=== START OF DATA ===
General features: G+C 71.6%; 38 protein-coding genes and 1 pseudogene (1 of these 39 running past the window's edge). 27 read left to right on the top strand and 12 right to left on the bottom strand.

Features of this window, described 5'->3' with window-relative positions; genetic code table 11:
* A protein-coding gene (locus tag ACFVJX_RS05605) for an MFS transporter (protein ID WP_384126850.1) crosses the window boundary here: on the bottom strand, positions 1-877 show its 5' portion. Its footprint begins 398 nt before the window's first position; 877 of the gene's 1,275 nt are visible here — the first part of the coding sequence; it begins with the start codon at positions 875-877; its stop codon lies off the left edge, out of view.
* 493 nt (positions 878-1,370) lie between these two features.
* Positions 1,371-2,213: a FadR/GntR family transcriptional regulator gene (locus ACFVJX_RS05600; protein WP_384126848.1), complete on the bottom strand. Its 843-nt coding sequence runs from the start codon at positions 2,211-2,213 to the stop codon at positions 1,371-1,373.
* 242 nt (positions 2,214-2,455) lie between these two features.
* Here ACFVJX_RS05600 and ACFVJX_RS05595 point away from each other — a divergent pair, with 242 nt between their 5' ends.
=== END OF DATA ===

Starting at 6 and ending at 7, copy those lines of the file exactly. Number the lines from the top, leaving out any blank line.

* 242 nt (positions 2,214-2,455) lie between these two features.
* Here ACFVJX_RS05600 and ACFVJX_RS05595 point away from each other — a divergent pair, with 242 nt between their 5' ends.